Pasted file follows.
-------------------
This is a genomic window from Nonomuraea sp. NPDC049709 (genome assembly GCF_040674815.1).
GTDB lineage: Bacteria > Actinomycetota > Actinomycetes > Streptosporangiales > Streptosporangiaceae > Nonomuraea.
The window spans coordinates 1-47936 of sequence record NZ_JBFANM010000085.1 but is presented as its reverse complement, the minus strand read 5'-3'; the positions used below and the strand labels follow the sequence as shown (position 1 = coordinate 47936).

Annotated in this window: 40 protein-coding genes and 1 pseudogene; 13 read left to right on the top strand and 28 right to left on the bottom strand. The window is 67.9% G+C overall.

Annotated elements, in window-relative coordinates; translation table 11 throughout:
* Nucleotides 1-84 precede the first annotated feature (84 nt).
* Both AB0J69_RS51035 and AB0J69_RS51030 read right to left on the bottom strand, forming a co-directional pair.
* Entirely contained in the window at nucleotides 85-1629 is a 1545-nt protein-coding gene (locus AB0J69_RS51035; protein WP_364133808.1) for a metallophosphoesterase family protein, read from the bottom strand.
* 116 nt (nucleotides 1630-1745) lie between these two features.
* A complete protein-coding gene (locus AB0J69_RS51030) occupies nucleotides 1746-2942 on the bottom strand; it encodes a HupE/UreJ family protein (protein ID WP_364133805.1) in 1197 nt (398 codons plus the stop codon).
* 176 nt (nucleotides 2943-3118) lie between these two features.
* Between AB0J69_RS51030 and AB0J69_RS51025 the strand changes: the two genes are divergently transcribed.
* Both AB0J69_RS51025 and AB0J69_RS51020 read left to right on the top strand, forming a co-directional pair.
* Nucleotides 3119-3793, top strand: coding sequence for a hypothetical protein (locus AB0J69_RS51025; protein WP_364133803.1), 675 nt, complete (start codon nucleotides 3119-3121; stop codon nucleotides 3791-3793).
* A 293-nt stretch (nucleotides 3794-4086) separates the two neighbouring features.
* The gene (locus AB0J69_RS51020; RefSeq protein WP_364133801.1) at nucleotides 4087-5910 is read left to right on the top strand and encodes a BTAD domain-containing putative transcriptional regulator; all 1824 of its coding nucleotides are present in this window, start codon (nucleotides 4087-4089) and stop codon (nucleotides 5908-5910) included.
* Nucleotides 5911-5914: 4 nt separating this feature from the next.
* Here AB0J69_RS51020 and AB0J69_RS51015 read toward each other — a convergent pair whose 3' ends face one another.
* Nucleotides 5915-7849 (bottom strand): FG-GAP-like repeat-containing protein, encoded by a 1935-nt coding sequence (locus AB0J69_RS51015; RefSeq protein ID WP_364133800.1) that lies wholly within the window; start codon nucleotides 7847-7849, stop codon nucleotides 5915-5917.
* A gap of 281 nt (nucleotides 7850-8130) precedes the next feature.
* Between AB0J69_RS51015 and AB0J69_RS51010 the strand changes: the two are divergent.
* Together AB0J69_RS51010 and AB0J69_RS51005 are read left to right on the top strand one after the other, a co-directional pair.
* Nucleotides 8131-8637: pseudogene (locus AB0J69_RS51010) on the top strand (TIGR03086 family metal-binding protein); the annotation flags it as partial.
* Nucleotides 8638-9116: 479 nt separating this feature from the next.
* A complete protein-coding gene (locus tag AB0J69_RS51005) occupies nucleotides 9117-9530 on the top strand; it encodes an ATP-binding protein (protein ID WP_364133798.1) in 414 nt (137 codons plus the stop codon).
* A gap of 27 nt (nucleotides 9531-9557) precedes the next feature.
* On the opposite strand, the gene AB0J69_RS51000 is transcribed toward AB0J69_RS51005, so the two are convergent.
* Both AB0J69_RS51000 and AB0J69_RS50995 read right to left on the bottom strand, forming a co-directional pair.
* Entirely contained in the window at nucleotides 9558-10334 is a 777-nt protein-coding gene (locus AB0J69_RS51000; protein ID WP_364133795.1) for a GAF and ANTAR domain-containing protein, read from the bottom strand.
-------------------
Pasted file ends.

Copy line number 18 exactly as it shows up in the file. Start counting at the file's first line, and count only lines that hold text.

* Here AB0J69_RS51020 and AB0J69_RS51015 read toward each other — a convergent pair whose 3' ends face one another.